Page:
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3. Recyclable Waste Treatment Technologies Technologies for sorting the bottles and cans that are discharged are nearly complete. At present, the main topic is automatic sorting of bottles by color to save labor. Manufacturers have produced a variety of methods on a commercial basis, which are working. But destinations for the recycled glass must still be developed. Also, passage of the Low for Promotion of Sorting and Recycling of Containers and Packaging has stimulated recovery of an increasing amount of PET bottles Technology that provides simple and convenient blowing, pressing and packing for them is expected.
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4. Incineration Residue Melting Technologies This technology melts, detoxifies and recycles incinerator residue. It comes as a fuel-driven system or electric system. Melting reduces incinerator residue into chemically stable slag of 1/3 to 1/2 the original volume. It almost completely breaks down harmful substances found in incinerator residue such as dioxins, renders heavy metals harmless and can thicken and separate low boiling point metals as fly ash. Applications as concrete aggregate and roadbed material have been developed for molten slag, and studies are underway to create Japanese Industrial Standards. Research is also moving ahead on the oxidation and reduction of molten fly ash with the objective of recovering the heavy metal resources contained therein. Some of the technical topics are how to reduce energy consumption rate and how to prolong service-life of refractors. Infrastructure building is a major issue facing the recycling of molten slag and fly ash.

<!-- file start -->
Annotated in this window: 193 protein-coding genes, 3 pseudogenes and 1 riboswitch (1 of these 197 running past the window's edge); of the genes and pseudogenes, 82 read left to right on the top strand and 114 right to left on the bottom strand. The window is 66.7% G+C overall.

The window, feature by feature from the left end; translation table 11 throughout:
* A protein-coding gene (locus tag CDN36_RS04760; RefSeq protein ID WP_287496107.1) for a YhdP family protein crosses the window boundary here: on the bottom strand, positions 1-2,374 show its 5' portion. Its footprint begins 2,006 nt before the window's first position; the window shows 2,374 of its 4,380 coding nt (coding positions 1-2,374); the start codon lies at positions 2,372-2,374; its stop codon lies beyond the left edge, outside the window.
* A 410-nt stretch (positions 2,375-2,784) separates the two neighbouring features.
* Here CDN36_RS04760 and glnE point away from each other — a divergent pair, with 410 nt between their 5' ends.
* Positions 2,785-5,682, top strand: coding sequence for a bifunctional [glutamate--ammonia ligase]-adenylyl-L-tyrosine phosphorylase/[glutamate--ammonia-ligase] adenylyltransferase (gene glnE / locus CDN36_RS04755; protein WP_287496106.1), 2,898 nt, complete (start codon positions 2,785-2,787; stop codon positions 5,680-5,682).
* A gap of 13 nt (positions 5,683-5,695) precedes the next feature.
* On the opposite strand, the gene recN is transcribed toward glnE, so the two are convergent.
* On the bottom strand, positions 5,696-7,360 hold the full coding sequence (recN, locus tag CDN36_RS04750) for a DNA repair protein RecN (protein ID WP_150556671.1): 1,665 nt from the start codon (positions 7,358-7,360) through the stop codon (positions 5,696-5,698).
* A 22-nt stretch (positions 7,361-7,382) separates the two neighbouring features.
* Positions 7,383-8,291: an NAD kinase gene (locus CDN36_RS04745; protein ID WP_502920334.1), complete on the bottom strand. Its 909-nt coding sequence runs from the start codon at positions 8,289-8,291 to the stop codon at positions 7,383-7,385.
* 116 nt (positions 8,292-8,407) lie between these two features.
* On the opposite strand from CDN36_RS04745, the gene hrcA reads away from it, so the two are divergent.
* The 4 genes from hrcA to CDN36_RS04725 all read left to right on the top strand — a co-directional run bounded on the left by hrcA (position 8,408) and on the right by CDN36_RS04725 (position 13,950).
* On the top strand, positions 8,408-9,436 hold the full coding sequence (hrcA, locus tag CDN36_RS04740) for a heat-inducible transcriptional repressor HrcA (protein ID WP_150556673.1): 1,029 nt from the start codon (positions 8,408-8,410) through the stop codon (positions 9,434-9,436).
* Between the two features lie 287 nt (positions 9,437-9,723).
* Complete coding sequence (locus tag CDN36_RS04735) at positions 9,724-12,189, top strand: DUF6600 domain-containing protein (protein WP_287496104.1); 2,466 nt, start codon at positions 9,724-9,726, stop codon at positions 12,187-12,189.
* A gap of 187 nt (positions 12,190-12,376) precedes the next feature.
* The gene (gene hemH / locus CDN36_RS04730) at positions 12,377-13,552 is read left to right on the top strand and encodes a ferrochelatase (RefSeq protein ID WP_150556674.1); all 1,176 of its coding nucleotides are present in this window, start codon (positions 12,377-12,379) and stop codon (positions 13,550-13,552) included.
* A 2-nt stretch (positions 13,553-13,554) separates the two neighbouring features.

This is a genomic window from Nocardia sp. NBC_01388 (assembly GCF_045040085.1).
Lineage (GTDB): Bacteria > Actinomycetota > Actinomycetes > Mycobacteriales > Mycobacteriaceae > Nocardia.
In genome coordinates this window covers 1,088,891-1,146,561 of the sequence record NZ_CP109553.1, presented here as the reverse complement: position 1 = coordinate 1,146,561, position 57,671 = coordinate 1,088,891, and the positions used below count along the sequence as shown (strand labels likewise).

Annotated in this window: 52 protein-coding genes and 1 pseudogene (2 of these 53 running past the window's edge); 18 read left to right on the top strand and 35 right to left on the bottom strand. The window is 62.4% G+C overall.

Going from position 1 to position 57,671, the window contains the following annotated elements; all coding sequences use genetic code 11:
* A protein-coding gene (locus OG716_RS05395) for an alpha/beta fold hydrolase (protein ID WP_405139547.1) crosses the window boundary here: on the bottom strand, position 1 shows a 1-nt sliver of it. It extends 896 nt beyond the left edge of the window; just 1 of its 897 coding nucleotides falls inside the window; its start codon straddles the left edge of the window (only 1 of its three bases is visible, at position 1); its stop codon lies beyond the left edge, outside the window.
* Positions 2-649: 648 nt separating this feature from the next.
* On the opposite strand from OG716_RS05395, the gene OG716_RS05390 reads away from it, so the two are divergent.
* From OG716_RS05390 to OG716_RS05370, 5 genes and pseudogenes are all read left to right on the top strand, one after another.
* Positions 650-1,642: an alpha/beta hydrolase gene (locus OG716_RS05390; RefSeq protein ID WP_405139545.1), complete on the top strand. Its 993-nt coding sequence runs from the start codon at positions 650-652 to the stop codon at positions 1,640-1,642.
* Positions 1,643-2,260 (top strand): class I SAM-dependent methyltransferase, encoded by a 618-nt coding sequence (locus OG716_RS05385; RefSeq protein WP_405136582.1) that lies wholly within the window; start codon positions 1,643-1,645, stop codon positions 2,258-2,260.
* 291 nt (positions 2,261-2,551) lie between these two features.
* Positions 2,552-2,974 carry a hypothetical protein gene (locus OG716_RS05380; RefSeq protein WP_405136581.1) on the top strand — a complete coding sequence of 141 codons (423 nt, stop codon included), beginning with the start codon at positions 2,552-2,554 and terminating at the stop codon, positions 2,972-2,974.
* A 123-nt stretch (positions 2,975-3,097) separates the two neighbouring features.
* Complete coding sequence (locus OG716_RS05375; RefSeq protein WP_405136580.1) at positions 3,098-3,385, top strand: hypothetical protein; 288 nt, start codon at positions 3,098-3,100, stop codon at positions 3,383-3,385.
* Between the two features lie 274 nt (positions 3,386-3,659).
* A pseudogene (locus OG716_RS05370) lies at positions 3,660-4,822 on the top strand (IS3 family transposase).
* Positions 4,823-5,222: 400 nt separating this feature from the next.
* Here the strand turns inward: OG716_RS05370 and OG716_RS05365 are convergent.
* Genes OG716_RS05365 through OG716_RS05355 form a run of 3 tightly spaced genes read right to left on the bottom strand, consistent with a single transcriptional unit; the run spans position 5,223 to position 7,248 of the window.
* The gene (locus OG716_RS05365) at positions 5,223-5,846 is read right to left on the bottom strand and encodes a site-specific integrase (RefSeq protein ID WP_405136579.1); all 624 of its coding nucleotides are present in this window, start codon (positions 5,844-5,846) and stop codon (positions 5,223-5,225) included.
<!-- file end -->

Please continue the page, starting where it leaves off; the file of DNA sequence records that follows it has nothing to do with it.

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5. RDF Technologies RDF (refuse-derived fuel) technology is suitable as a countermeasure against dioxins in small-scale waste incinerators. These days it has been diffused as a possible technology for large-area waste treatment as well. More than a dozen RDF plants are now operating in Japan. The refuse-derived fuel is widely used for heating or as a heat source at public facilities. Because it is composed of waste, however, thorough combustion control is essential. The ideal application for this technology is RDF power generation. If power plant location problems can be resolved, it will be possible to apply this technology in each and every prefecture in Japan.
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6. Super Power Generation Technology in Refuse Incinerators Four of these systems, which use waste incineration and gas turbines to generate electric power, are already in operation in the cities of Takasaki, Sakai, Kitakyushu and Chiba, Japan. By taking advantage of the resulting increase in power generating efficiency (from around 15 percent to around 35 percent), the surplus electric power can be sold. Using an emergency gas turbine generator as the combined system generator can also help reduce the relatively high initial costs. The market can be expected to grow now that the Electric Utility Industry Law permits wholesaling and self-transmission of generated power, but the technology is influenced by the unit price of electricity sold.
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- Written by Sanwa Research Institute, supervised by Professor Takashi Gunjima



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Municipal Solid Waste Treatment Technology Information from Member Corporations